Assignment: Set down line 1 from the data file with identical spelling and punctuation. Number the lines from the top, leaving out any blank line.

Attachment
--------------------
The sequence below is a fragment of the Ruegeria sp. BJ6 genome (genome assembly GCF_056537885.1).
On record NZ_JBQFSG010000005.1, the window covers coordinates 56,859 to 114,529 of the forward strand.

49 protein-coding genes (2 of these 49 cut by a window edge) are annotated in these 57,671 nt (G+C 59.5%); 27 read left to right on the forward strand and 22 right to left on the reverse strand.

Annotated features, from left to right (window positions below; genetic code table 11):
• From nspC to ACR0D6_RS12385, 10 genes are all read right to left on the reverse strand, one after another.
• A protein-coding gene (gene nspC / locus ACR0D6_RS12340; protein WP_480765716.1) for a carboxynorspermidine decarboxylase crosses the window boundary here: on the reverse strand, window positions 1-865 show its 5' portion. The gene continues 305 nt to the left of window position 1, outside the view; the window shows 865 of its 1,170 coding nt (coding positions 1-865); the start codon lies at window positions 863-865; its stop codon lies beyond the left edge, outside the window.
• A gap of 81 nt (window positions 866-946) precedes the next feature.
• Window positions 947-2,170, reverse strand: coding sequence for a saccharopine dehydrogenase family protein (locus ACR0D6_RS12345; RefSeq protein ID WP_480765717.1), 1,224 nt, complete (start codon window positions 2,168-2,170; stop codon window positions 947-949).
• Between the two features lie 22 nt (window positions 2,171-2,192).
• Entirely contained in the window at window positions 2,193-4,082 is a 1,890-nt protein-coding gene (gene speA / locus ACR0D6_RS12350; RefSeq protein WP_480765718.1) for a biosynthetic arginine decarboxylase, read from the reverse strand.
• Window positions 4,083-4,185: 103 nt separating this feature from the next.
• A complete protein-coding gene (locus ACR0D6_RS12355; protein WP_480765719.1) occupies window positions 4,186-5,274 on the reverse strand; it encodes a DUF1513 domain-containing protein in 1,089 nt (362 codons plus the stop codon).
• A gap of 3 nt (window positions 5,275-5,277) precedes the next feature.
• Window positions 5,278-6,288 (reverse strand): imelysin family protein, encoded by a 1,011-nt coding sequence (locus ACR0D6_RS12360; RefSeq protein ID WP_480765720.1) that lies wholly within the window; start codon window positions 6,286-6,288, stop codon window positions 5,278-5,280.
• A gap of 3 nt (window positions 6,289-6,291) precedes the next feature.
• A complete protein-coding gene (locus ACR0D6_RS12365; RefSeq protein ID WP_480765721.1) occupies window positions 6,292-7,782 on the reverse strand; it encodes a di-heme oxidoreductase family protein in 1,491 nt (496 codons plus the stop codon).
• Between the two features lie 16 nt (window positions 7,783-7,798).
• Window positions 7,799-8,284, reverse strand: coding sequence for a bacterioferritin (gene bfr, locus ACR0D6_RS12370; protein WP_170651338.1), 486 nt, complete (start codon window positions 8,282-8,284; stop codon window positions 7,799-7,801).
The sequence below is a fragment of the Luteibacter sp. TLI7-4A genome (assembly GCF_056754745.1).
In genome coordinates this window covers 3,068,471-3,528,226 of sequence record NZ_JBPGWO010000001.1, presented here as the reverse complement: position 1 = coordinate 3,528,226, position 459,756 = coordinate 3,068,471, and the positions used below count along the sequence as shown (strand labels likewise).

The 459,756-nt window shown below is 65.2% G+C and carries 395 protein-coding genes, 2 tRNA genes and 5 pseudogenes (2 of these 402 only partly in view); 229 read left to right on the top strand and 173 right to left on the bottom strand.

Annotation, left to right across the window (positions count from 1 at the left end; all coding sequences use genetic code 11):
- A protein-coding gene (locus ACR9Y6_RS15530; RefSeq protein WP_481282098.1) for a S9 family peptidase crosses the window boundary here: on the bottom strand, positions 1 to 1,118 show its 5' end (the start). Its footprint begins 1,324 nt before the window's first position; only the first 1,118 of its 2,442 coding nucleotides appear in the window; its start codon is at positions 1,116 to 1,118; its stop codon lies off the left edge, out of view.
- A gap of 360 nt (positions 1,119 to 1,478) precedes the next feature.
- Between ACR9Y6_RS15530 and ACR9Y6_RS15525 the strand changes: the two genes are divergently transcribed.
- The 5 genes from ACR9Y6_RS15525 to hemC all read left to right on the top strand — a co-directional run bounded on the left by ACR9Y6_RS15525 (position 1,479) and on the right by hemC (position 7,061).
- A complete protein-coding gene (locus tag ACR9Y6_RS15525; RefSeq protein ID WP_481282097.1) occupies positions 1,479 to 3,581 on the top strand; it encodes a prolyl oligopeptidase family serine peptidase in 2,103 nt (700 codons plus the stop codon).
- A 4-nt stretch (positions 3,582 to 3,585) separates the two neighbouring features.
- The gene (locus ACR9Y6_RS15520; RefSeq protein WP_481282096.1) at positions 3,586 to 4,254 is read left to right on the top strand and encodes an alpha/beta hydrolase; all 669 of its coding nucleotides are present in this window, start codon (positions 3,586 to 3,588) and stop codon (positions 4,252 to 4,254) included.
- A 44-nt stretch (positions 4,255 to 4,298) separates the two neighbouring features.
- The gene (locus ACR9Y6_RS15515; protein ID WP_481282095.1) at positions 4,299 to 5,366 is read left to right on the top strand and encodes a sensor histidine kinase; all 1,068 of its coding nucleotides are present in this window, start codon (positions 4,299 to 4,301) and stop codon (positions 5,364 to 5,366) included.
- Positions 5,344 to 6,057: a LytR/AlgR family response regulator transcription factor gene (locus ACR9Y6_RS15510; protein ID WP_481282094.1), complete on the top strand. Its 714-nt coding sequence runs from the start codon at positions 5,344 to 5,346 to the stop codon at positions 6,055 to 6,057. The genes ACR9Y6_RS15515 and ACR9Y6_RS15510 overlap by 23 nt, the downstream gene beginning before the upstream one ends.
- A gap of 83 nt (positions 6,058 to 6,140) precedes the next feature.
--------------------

The sequence below is a fragment of the Ruegeria sp. BJ6 genome (genome assembly GCF_056537885.1).